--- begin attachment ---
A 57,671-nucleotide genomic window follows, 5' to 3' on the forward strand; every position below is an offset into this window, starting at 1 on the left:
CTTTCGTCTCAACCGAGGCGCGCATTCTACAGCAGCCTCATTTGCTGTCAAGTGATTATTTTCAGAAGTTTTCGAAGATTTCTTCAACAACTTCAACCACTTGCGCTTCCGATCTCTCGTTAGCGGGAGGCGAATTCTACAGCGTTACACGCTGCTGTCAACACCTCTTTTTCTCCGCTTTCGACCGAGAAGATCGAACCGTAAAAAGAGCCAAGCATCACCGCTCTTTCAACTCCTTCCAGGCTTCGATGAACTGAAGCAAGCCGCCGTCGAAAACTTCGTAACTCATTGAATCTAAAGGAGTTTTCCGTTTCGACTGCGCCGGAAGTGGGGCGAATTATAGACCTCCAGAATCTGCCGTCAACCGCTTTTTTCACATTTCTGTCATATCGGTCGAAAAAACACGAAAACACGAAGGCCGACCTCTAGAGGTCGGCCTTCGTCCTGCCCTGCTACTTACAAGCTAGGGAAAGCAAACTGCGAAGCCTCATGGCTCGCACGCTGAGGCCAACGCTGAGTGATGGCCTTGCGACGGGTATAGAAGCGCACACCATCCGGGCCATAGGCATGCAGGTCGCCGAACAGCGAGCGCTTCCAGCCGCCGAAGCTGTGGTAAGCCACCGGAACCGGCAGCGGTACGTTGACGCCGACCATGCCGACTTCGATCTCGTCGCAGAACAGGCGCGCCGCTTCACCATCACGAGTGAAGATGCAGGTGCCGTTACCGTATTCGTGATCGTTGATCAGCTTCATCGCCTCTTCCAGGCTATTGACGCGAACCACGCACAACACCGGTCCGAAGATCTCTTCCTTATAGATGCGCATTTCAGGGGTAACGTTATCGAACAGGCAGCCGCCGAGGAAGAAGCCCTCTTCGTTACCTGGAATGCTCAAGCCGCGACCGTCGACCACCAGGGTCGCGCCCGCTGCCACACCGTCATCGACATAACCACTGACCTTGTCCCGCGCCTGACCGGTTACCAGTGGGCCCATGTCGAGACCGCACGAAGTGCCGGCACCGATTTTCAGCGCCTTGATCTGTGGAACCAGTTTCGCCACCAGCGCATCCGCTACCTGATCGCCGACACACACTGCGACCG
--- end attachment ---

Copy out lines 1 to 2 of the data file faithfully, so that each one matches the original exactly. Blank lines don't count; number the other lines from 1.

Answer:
A 57,671-nucleotide genomic window follows, 5' to 3' on the forward strand; every position below is an offset into this window, starting at 1 on the left:
CTTTCGTCTCAACCGAGGCGCGCATTCTACAGCAGCCTCATTTGCTGTCAAGTGATTATTTTCAGAAGTTTTCGAAGATTTCTTCAACAACTTCAACCACTTGCGCTTCCGATCTCTCGTTAGCGGGAGGCGAATTCTACAGCGTTACACGCTGCTGTCAACACCTCTTTTTCTCCGCTTTCGACCGAGAAGATCGAACCGTAAAAAGAGCCAAGCATCACCGCTCTTTCAACTCCTTCCAGGCTTCGATGAACTGAAGCAAGCCGCCGTCGAAAACTTCGTAACTCATTGAATCTAAAGGAGTTTTCCGTTTCGACTGCGCCGGAAGTGGGGCGAATTATAGACCTCCAGAATCTGCCGTCAACCGCTTTTTTCACATTTCTGTCATATCGGTCGAAAAAACACGAAAACACGAAGGCCGACCTCTAGAGGTCGGCCTTCGTCCTGCCCTGCTACTTACAAGCTAGGGAAAGCAAACTGCGAAGCCTCATGGCTCGCACGCTGAGGCCAACGCTGAGTGATGGCCTTGCGACGGGTATAGAAGCGCACACCATCCGGGCCATAGGCATGCAGGTCGCCGAACAGCGAGCGCTTCCAGCCGCCGAAGCTGTGGTAAGCCACCGGAACCGGCAGCGGTACGTTGACGCCGACCATGCCGACTTCGATCTCGTCGCAGAACAGGCGCGCCGCTTCACCATCACGAGTGAAGATGCAGGTGCCGTTACCGTATTCGTGATCGTTGATCAGCTTCATCGCCTCTTCCAGGCTATTGACGCGAACCACGCACAACACCGGTCCGAAGATCTCTTCCTTATAGATGCGCATTTCAGGGGTAACGTTATCGAACAGGCAGCCGCCGAGGAAGAAGCCCTCTTCGTTACCTGGAATGCTCAAGCCGCGACCGTCGACCACCAGGGTCGCGCCCGCTGCCACACCGTCATCGACATAACCACTGACCTTGTCCCGCGCCTGACCGGTTACCAGTGGGCCCATGTCGAGACCGCACGAAGTGCCGGCACCGATTTTCAGCGCCTTGATCTGTGGAACCAGTTTCGCCACCAGCGCATCCGCTACCTGATCGCCGACACACACTGCGACCG